15 October 2013
To Each His Own
In the two poems “One’s-Self I Sing” and “I Sign the Body Electric” by Walt Whitman and in the novel, Frankenstein, Mary Shelley depicts the human body as both unique and universal. Whitman describes in “One’s-Self I Sing,” the essence of the soul and individuality. In “I Sign Body Electric,” Whitman lists several physical features of the body to emphasize its many parts that come together as one. Lastly in the novel Frankenstein, Shelley illustrates Victor Frankenstein’s fascination with the human body and its unpredictable assets. The purity of the human body, both inside and out, is a unifying quality among society.
In the poem “One’s-Self I Sing,” Whitman stresses the importance of individuality but remains faithful to the idea of community. He keeps the poem very short, which forces the reader to feel the impact instantly. The speaker explains the Modern Man, as one who is unique but also one in union with his country. He expresses, “One’s-Self I sing, a simple separate person, Yet utter the word Democratic, the word en-Masse” (Whitman 633). Each person is different within and caries their own “muse,” but regardless is connected to others through democracy. Whitman’s word choice is very powerful; using word such as “passion, pulse, and power” (634). In today’s society it is essential to have individualism in congruence with nationalism. It encompasses the ultimate beauty of progression.
In the poem “I Sign the Body Electric,” Whitman embraces the beauty of the physical body as a connecting factor between people. There are many different parts and assets to the human body, as listed in the poem. The speaker explains, “All attitudes, all the shapeliness, all the belongings of my or your body or of any one’s body, male or female…” (Whitman 266). The body is overwhelming and intricate, with many parts that make it whole. It is made clear by the speaker that its complexities are what make it a commonality to all society. All men and women alike, share in the fortune of good health, which is ultimately the unity of their souls.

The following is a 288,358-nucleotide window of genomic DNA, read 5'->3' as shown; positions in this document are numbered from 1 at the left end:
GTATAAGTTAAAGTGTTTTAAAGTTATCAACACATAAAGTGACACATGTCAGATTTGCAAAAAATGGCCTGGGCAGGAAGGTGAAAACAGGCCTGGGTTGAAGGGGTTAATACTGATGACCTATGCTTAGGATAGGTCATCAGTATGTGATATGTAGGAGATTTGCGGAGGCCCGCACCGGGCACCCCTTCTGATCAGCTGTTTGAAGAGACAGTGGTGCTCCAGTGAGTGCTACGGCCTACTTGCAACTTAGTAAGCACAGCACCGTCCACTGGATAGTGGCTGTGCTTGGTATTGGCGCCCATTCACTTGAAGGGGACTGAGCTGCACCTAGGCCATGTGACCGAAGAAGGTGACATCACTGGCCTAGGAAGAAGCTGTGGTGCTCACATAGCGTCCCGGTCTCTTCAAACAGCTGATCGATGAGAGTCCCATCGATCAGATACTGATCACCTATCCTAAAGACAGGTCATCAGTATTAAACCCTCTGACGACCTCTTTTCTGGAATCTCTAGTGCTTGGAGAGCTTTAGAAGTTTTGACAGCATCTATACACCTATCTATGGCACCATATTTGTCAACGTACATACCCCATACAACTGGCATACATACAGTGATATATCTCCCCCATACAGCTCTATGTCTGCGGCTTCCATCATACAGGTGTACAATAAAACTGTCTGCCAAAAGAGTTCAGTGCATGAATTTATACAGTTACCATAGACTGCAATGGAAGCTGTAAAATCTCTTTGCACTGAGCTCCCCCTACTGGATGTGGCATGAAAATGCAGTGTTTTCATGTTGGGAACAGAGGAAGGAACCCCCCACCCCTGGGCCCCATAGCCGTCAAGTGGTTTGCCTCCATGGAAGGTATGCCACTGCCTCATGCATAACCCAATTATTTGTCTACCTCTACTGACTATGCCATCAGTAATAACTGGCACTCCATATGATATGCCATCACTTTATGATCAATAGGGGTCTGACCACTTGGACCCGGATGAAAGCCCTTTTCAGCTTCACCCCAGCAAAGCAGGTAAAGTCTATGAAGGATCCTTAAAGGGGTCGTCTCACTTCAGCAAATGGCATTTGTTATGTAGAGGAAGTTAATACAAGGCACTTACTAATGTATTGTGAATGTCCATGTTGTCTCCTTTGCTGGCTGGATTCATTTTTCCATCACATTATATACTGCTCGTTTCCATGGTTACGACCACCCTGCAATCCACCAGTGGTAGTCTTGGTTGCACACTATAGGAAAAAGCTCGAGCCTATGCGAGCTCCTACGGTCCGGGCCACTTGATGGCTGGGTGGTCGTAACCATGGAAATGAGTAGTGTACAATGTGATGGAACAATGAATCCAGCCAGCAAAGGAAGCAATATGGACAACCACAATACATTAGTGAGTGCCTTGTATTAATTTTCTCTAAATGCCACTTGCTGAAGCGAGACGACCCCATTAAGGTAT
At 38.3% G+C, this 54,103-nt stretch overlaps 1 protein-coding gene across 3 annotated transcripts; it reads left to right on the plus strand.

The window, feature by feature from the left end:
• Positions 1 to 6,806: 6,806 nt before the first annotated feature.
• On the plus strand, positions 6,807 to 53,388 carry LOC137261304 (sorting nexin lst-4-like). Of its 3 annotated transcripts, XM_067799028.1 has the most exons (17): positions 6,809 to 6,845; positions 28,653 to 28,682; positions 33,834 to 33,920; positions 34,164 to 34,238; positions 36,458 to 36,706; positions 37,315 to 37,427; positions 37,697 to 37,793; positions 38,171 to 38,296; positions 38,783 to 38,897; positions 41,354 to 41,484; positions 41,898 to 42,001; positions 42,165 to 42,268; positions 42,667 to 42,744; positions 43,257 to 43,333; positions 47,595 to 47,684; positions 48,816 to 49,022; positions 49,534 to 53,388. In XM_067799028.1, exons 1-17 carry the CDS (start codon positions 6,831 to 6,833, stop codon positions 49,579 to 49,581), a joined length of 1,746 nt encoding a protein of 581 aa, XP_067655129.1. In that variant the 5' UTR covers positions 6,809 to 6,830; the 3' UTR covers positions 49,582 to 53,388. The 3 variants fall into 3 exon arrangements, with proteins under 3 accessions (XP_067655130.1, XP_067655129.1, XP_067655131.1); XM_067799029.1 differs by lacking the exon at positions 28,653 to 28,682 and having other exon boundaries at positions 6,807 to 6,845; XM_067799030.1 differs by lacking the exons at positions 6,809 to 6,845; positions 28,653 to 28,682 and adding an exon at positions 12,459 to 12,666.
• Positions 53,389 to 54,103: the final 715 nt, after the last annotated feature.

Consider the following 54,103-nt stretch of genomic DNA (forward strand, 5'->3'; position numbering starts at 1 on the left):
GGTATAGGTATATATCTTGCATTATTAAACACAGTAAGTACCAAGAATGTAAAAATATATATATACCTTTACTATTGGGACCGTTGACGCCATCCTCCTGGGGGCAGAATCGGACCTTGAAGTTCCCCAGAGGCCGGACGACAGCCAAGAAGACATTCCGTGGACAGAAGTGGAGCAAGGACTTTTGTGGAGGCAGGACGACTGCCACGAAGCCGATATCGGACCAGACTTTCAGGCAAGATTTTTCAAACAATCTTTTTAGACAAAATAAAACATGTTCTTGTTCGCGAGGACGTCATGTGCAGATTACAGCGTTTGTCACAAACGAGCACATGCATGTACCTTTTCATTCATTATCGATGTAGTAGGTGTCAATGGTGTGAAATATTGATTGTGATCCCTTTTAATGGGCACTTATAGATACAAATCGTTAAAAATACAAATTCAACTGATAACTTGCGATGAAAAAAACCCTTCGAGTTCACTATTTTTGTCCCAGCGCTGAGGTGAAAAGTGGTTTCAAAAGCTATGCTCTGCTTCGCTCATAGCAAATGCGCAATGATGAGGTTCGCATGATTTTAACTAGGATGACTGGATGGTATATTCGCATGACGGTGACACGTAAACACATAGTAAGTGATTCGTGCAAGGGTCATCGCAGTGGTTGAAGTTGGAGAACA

In the novel Frankenstein, Shelley highlights the complexity behind the science of the human body and its unpredictability. The main character Victor Frankenstein focuses his studies in college on anatomy-- the natural life and decay of the human body. He pieces together body parts to experiment building a man, but ultimately creates a “monster.” He is unaware of its capabilities, and is traumatized but its reality. He describes the body of the man as, “…I selected his features as beautiful. Beautiful! —Great God!” (Shelley 35). Once the monster is alive, he panics, “I beheld the wretch—the miserable monster whom I had created” (35). The human body is unpredictable. It is unique and can encompass a variety of unexpected traits. Victor’s fear of the body leads him closer to his family. Ultimately the complexity and unpredictability of the human body forces a sense of community.
Last week I attended a series of seven plays called, “It Happened in the Harbor.” It was a very enjoyable event that kept me interested until the second it ended. I always take the opportunity to observe the audience when I attend each event. I continue to be impressed by the diversity in the crowd, and the fact that there are so many people I do not know at this school. Everyone is cheerful and happy to be watching such wonderful literary works. All students, and adults are all very different, but are united for a common purpose.
Individuality is special quality that contributes to the strength of society. Although people are different, whether physically or from within, they remain a part of the community. It is important to embrace the beauty of the body, and use it to contribute to a positive lifestyle. Through the emphasis of positive individualism, people can grow as a whole.